About Sri Lanka

The island nation of Sri Lanka is located just east of India’s southern tip. It has been known by many names over the centuries, but it fittingly derives its current name from the Sinhalese words meaning “resplendent island”. Indeed, amidst its tropical rainforests, coastal plains, and Central Highlands in the south, Sri Lanka boasts the highest biodiversity density in Asia, with roughly a quarter of its thousands of species of plant and animal life existing nowhere else on the planet. Prehistoric settlements suggest that humans have called this land home for thousands of years. Its strategic location and deep ports made it an important part of the ancient Silk Road, and it served as a significant tactical ground during World War II. Today, even in the wake of Portuguese, Dutch, and British colonization, Sri Lanka maintains its rich and ancient cultural heritage, comprising diverse ethnic groups, languages, and religions. Despite its many advancements, internal ethnic tensions remain active in Sri Lanka. In 1983, they culminated into twenty-six years of insurgencies and civil war, which, along with reports of widespread abuse of civil rights and corruption – not to mention the devastating tsunami of 2004 – left the nation reeling. Despite a recovering economy, Sri Lanka is still plagued by widespread poverty and its devastating effects.

About South Korea

Comprising the lower half of a mountainous peninsula in East Asia, South Korea is truly a nation of contrasts. Although it emerged as an autonomous country in the aftermath of World War II, its rich culture and heritage reach back thousands of years. Today, this populous nation, with a population density ten times higher than the global average, is renowned for its advancements in technology. However, more than half a century after the Korean Armistice Agreement, South Korea is still haunted by ghosts of its turbulent past. The Korean War (1950-1953) devastated South Korea, claiming hundreds of thousands of lives – both military and civilian – and leaving thousands of children orphaned.

About the Philippines

The Philippines comprise a vast island nation in Southeast Asia. This archipelago of more than 7,000 islands boasts sandy beaches, towering mountains and volcanoes, tropical rainforests, and an incredible wealth of natural resources and biodiversity. Humans have called these islands home for thousands of years, predating historic records. Today, the Philippines incorporate a staggering number of languages, ethnic groups, religions, and cultures. Despite its status as an emerging market, however, nearly half of all Filipinos still earn less than $2 a day. Adequate sanitation, access to potable water, and access to healthcare are daily challenges in this widely underdeveloped country, which is also prone to typhoons, earthquakes, and volcanic activity.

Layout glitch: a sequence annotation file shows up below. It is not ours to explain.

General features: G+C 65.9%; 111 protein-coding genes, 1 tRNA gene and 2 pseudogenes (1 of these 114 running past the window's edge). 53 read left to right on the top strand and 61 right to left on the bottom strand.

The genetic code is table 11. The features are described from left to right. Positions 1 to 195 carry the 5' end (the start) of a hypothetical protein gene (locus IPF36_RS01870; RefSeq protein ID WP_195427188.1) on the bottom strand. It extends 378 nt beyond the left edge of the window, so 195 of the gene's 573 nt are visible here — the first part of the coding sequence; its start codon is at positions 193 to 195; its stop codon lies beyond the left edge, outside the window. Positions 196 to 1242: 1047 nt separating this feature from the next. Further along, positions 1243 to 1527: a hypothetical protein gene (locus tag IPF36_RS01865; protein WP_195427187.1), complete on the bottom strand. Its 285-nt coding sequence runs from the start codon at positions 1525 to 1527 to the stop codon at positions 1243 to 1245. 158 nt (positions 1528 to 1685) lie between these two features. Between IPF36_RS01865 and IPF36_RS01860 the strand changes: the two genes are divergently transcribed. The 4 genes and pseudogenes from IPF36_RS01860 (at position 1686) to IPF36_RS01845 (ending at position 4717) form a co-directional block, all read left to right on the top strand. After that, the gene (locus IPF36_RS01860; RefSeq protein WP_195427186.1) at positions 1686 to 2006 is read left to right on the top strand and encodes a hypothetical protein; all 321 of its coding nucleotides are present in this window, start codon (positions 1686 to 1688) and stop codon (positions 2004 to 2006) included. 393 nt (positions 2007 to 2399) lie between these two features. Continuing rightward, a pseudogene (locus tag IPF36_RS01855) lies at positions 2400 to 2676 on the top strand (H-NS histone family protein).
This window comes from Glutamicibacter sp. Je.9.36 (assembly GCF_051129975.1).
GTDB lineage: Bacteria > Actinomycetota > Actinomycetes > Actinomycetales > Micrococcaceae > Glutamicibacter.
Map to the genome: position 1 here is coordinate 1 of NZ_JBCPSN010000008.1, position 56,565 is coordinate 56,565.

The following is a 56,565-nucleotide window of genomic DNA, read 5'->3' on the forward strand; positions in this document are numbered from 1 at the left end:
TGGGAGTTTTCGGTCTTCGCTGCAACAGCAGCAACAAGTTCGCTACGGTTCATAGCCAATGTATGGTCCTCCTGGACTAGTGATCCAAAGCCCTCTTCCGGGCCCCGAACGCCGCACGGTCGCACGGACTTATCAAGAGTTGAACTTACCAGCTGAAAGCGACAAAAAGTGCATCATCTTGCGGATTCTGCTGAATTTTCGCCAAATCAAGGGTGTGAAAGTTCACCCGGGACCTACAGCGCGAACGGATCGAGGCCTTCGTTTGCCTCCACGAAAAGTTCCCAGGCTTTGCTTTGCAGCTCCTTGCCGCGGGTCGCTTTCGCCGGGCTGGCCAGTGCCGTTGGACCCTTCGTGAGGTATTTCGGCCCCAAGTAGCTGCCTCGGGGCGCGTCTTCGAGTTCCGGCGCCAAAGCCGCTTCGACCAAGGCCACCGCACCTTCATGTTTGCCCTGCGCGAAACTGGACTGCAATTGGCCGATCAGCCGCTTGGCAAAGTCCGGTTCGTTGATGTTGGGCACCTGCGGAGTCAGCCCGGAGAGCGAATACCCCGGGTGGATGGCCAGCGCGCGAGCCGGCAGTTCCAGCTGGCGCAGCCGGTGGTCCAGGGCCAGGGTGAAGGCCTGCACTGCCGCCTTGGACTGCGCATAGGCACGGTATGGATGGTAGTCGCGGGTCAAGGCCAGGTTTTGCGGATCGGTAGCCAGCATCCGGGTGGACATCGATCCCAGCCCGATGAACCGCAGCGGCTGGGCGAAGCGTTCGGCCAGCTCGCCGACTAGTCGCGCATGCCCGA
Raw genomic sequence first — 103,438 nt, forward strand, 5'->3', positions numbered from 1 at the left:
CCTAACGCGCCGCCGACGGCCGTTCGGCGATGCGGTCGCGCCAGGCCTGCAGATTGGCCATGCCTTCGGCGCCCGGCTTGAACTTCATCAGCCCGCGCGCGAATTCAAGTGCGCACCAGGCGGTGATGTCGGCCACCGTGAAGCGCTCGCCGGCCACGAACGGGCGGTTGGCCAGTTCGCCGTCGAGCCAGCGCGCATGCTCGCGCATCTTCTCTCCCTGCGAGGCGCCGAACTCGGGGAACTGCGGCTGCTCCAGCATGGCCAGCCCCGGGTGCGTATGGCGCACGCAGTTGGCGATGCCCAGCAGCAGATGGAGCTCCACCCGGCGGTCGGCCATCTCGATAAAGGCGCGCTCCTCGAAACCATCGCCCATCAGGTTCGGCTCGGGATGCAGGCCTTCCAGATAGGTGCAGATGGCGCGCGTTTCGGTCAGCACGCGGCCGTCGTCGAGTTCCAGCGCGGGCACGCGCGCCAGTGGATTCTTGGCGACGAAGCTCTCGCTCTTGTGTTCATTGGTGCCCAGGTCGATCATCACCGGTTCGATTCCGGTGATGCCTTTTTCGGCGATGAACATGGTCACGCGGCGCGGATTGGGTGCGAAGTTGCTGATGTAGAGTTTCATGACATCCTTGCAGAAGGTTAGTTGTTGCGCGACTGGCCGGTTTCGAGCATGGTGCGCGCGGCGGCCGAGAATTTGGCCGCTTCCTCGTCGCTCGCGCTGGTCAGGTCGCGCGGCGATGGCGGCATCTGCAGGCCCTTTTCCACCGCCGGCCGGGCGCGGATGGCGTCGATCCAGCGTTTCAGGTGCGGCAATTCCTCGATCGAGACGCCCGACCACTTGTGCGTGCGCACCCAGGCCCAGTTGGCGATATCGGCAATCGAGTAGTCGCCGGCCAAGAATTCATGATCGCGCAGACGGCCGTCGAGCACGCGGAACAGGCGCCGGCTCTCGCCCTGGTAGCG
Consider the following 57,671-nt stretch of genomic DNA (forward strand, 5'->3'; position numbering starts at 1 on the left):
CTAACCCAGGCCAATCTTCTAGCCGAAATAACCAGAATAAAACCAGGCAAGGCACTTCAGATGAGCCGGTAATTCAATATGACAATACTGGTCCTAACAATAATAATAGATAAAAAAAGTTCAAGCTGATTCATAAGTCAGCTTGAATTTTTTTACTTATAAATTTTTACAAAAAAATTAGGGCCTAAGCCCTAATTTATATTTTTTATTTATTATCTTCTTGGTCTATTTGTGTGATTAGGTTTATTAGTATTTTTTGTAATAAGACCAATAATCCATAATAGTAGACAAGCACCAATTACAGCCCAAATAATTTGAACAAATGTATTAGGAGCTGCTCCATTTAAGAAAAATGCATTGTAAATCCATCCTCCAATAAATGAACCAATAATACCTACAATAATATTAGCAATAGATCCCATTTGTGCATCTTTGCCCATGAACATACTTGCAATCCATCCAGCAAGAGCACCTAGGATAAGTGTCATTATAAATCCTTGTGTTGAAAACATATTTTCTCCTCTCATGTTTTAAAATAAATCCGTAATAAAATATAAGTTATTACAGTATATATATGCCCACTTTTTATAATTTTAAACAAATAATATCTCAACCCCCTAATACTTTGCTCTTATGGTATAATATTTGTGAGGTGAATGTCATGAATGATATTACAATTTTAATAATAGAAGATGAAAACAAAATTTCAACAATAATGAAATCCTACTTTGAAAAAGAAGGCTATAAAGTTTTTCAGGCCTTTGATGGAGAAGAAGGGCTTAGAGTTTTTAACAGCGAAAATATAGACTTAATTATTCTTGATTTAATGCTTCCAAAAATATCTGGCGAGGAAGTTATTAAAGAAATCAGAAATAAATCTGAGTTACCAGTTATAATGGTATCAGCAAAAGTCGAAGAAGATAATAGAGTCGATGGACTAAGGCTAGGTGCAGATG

Most Frequently-asked Questions About Sponsoring a Child in Asia

Here at Children Incorporated, we know that sponsoring a child in need is extraordinarily rewarding, so we want to provide you with a guide to walk you through the process.

In order to make your decision as easy as possible, here you will find the answers to sixteen of the most common questions we receive about sponsoring a child in Asia.

If you still have questions after reading the following, please feel to contact us, and we will be happy to help.

  1. What is sponsorship?

The sponsorship relationship enables an individual sponsor to help support a child in need by means of monthly contributions. Monthly sponsorship donations go towards providing basic necessities such as school supplies and tuition fees, food, clothing, and access to healthcare, among other services, so that a child living in poverty has the opportunity to overcome the barriers that keep them from attending school, getting an education, and succeeding in life.

  1. What is the role of a sponsor?

A sponsor’s friendship and encouragement are priceless to a child in such circumstances. Indeed, many children value the relationships they establish with their sponsors as much as they value the financial support they receive from them. There is an opportunity to build a relationship between sponsor and child that can be quite profound.